I was particularly intrigued to see how well Population One works on the Quest 2’s mobile hardware, so I made that my vehicle of choice during my demo. An offline training session helps you learn the basic elements of the game: you climb surfaces by holding your virtual hands through them, and moving your controllers hand over hand. It’s like climbing a ladder in real life, except you can do it just about anywhere. You heal by virtually peeling a banana or popping a can of soda. Reviving players involves rapidly rubbing two defibrillator paddles together. And weapons require manual reloading, which adds to the immersion during heated firefights.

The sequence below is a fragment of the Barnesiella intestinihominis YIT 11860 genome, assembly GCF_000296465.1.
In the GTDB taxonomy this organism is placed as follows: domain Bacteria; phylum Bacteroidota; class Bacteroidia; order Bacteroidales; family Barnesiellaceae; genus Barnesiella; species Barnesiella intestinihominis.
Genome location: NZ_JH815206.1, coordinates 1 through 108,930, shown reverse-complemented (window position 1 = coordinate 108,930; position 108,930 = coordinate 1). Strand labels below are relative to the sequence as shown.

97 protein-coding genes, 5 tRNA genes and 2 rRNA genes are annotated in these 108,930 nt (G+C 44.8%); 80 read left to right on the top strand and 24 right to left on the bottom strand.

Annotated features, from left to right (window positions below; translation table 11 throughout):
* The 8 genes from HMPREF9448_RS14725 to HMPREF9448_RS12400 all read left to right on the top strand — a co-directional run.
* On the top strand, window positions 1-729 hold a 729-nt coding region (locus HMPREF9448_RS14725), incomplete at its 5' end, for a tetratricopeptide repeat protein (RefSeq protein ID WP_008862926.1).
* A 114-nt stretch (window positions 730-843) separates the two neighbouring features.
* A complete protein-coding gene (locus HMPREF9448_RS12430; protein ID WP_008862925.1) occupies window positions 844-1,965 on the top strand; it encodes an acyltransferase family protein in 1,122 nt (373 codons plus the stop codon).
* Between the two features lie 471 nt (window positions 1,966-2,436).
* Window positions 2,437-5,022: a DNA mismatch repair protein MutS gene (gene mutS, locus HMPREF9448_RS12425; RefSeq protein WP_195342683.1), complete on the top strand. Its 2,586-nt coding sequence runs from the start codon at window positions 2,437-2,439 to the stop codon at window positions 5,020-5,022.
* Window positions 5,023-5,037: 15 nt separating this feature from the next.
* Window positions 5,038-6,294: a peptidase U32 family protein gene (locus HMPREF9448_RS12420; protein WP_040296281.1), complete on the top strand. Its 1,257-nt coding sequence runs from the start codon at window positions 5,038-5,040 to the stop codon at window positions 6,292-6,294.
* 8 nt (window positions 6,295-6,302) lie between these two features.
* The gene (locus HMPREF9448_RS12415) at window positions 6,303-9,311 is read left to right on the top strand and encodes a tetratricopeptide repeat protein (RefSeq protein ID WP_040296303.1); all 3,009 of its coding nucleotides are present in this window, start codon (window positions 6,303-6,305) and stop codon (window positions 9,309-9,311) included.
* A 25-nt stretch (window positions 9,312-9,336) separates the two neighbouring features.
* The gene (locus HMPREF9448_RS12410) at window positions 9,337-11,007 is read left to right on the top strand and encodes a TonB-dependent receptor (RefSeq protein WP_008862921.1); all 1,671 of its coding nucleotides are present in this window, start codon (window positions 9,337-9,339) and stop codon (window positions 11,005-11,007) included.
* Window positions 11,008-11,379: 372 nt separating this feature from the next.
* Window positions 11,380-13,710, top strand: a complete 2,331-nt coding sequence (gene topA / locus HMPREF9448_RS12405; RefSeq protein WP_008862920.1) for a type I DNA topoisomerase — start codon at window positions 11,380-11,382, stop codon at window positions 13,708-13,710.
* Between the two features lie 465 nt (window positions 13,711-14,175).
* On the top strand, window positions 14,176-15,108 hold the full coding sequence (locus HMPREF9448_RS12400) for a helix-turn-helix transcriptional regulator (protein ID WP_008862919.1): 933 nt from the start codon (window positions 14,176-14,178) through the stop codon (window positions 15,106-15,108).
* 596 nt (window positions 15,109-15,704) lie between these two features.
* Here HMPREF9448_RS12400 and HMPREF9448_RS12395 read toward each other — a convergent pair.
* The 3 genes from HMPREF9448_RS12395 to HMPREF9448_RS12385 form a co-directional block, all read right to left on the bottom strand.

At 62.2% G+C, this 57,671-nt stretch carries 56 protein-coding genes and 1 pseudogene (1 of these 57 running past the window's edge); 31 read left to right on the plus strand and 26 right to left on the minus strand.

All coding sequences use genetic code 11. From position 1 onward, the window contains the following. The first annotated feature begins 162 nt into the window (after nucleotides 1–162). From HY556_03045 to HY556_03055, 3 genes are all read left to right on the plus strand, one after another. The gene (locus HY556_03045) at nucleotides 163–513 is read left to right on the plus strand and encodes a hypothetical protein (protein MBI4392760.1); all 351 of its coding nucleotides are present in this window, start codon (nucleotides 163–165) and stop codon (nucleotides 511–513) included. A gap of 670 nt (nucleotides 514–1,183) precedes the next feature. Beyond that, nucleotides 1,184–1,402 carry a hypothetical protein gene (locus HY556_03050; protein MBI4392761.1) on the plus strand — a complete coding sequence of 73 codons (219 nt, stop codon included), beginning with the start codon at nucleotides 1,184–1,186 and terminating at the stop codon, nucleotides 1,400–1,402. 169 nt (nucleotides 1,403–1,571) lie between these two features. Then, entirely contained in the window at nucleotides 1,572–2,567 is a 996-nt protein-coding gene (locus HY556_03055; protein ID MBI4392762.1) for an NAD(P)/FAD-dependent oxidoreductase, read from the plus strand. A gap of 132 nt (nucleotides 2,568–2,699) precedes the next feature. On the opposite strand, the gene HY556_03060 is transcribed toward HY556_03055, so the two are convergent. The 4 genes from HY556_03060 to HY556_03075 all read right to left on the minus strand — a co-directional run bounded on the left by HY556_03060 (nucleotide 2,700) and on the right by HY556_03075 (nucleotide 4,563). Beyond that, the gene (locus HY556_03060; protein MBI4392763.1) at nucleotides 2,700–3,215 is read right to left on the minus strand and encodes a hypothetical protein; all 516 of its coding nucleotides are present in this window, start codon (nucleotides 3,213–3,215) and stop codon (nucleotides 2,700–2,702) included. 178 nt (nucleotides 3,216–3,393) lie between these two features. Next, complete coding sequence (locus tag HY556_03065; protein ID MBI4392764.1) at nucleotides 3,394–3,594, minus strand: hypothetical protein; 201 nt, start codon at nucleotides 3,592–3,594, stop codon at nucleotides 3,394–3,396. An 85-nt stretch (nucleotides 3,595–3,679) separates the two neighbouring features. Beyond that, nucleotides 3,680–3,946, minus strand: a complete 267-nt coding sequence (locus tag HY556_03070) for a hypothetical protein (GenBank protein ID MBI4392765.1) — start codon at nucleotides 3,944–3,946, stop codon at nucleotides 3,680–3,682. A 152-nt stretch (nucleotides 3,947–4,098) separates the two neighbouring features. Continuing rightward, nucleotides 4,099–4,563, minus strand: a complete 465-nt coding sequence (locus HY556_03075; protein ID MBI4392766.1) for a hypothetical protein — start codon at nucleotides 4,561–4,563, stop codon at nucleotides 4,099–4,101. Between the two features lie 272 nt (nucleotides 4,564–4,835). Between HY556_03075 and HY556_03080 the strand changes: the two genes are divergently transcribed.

Thankfully, Population One doesn’t try to mimic Fortnite’s vast construction features. Instead, you can build simple walls to serve as cover, or bridges to cross chasms. You find building materials throughout the map, alongside guns, ammo and shields, so you don’t have to spend any time farming resources.
Given the Quest 2’s limited mobile hardware, and the fact that Population One also needs to work with last year’s slower model, Population One isn’t exactly a pretty experience. The environment feels sparse and textures don’t have much detail. You’ll have more graphical flourishes if you’re playing on a PC VR headset. But what matters more is that the game ran smoothly on the Quest 2, with no framerate hiccups or slowdown that would make you queasy in VR. I didn’t feel much network lag either, which was surprising since I was playing in my basement, one floor away from my router.